It finally happened: you’ve brought in enough customers to necessitate hiring a customer support (CS) team.


Whether your team provides in-person support at your store or virtual support from your office, turning your sights on customer happiness is a crucial — and exciting — milestone in growing your business.

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Unfortunately, there’s often a discrepancy between how happy companies believe their customers are, and how happy customers feel. Eighty percent of companies believe they deliver superior customer service, while only 8% of customers think those same companies deliver superior customer service.

To avoid finding this discrepancy in your own business, consider Peter Drucker’s advice. America’s father of management philosophy famously said: “What gets managed gets measured.” Measuring your success from the get-go will ensure that your CS team can successfully keep customers happy down the road.

We’ve outlined four key ways to measure customer happiness and know what works and what doesn’t as you scale up your customer support.

1. First Response Time

First response time corresponds to the amount of time your team takes to answer an incoming customer query—essentially, it measures your team’s speed. And while speed doesn’t necessarily correlate to efficacy, a quick first response shows your customers your business cares.

In fact, customers these days expect a fast response. And they often leave when their questions aren’t answered promptly: this Oracle study found that 50% of consumers give a brand one week to respond to their emailed question before they stop doing business with them.

Answer an incoming query quickly, and you’ll kick the relationship off on the right foot. According to, many customers would actually prefer a quick first response over an effective one.

Remember: different communication channels will have different first response benchmarks. Your first response time may need to be shorter, for instance, for live chat support than it will for phone support. Studies show that a satisfactory first response time for the phone is three minutes, while email is 24 to 48 hours. And Buffer cited one hour as an optimal response time on social media.

2. Problem Resolution Time

This metric highlights your team’s total time invested in resolving a customer issue. It points to your team’s speed and efficiency — not surprisingly, the shorter your problem resolution time the better. A short resolution time is so important, in fact, that customers who get their issues resolved quickly still tell up to six others about their positive experience.

Problem resolution time and first response time may feel like one and the same. But they’re not, and it’s worth measuring both. Both metrics show to your team’s speed. But problem resolution time also draws attention to efficiency in a way that first response time can’t. Quick resolution times generally show that your team is prepared to best resolve issues and adept at problem solving. Longer resolution times can also point to complex problems or high-maintenance customers that require more attention.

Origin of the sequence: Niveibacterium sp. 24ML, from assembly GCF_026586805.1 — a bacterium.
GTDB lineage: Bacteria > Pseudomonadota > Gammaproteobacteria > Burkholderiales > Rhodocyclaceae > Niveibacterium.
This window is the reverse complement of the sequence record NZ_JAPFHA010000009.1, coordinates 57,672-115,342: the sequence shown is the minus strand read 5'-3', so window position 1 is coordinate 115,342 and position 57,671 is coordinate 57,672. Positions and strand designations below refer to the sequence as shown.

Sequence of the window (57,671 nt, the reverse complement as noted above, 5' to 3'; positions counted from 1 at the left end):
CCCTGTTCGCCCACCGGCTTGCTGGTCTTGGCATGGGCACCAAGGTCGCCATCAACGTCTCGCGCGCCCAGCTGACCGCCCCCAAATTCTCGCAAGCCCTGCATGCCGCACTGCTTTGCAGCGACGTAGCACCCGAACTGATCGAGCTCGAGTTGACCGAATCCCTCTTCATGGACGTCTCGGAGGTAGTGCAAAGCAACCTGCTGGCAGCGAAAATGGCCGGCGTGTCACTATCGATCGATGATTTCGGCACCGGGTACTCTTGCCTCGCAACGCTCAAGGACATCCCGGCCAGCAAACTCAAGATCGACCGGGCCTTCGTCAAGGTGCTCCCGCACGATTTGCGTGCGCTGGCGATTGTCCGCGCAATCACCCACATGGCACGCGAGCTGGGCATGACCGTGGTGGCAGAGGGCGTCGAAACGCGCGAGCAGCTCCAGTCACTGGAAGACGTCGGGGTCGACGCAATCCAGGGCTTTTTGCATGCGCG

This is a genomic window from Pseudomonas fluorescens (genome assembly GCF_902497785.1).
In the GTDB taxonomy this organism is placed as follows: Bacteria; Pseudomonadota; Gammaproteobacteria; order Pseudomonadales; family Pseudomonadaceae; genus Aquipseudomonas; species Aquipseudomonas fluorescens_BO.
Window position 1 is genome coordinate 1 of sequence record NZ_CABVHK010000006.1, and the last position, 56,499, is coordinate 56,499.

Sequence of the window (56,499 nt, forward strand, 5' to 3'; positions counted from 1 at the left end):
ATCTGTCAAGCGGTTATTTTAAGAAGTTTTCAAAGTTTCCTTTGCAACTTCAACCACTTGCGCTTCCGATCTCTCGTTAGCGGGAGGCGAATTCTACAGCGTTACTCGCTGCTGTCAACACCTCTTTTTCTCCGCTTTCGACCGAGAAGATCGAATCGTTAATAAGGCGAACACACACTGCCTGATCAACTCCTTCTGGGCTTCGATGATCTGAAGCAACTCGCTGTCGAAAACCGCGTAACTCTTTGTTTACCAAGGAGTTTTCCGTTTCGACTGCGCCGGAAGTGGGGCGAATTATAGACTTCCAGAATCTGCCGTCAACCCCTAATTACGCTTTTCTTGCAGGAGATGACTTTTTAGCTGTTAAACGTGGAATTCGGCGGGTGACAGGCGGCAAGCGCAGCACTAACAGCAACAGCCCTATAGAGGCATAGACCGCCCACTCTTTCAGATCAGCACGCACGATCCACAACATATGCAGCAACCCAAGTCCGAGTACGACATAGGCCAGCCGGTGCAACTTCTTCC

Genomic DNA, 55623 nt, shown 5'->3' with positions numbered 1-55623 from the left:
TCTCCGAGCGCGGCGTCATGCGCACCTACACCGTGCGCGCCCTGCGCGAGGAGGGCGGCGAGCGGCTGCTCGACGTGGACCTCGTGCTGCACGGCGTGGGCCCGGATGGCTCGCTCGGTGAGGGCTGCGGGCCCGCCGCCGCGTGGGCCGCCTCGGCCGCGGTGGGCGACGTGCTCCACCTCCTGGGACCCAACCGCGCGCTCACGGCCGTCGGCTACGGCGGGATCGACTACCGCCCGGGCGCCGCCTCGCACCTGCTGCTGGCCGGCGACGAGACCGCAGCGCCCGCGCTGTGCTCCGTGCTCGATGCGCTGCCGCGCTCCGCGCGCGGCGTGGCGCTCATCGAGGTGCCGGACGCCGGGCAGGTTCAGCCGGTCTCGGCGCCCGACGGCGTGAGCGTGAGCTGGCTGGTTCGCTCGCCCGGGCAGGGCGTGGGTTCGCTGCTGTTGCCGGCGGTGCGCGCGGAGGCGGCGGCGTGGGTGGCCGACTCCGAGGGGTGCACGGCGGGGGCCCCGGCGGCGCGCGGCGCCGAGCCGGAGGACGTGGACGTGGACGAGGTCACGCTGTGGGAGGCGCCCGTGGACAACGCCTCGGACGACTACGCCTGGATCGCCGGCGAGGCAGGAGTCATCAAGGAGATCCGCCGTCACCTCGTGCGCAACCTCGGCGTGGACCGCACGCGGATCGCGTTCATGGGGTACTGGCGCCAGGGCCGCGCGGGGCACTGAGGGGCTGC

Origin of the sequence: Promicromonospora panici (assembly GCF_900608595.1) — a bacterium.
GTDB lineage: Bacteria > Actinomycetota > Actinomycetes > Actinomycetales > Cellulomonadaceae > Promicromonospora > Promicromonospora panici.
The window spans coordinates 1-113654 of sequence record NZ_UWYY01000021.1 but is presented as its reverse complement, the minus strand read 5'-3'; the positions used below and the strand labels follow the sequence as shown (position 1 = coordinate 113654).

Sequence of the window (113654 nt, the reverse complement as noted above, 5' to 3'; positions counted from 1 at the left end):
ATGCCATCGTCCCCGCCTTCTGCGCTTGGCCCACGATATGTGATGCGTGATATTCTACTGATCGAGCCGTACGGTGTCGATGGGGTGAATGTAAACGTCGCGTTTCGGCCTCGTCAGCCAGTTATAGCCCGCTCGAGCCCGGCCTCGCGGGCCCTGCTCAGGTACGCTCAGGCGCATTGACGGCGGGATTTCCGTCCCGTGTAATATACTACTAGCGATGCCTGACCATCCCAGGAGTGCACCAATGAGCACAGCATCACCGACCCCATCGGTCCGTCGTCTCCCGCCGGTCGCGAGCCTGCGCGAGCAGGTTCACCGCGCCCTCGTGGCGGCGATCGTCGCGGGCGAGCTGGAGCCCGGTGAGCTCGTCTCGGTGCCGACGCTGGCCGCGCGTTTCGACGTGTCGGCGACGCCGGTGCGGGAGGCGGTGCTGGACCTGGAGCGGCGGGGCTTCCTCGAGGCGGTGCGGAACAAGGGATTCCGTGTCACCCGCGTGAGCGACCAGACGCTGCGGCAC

3. First Contact Resolution Rate

First contact resolution is the rate in which your team resolves issues during their first conversation with a customer. If done right, this metric can become a key indicator of your team’s efficiency.

Establishing best practices around first contact resolution is key. You don’t want your team sacrificing quality or accuracy just to ‘resolve’ an issue on first contact. Start by identifying the common questions and issues that arise. From there, empower your team with helpful materials and scripts. With these resources, your team can most effectively resolve common problems and bump your first contact resolution rate.

Once your team is able to recognize and speak to easily resolved issues, they’ll be able to better address complex issues that require multiple touch points.

4. Net Promoter Score (NPS)

If you’re looking for one way to measure overall customer happiness in a straightforward way, Net Promoter Score (NPS) is a reliable choice. Your NPS score provides a simple rating on a 1-10 scale by consistently asking customers the same question: How likely are you to recommend [service] to a friend or colleague? The customer then picks their response, with 0 as the least likely and 10 as the most.

NPS is a simple but powerful tool to measure your customers’ experience and a strong indicator of customer loyalty.

In fact, customers with regular scores of nine or 10 tend to have an average lifetime value three to eight times higher than those with a score of six or below. And you can rely on those scores to monitor a customer’s satisfaction or better understand seasonal peaks or dips in customer happiness.

And an added bonus: high NPS can correlate to your company’s growth—companies with industry-high NPS scores tend to outgrow their competitors by more than twice as much.

These four metrics are just a few ways to measure customer happiness. But as your team gets started, they’ll provide simple and effective benchmarks to point you in the right direction.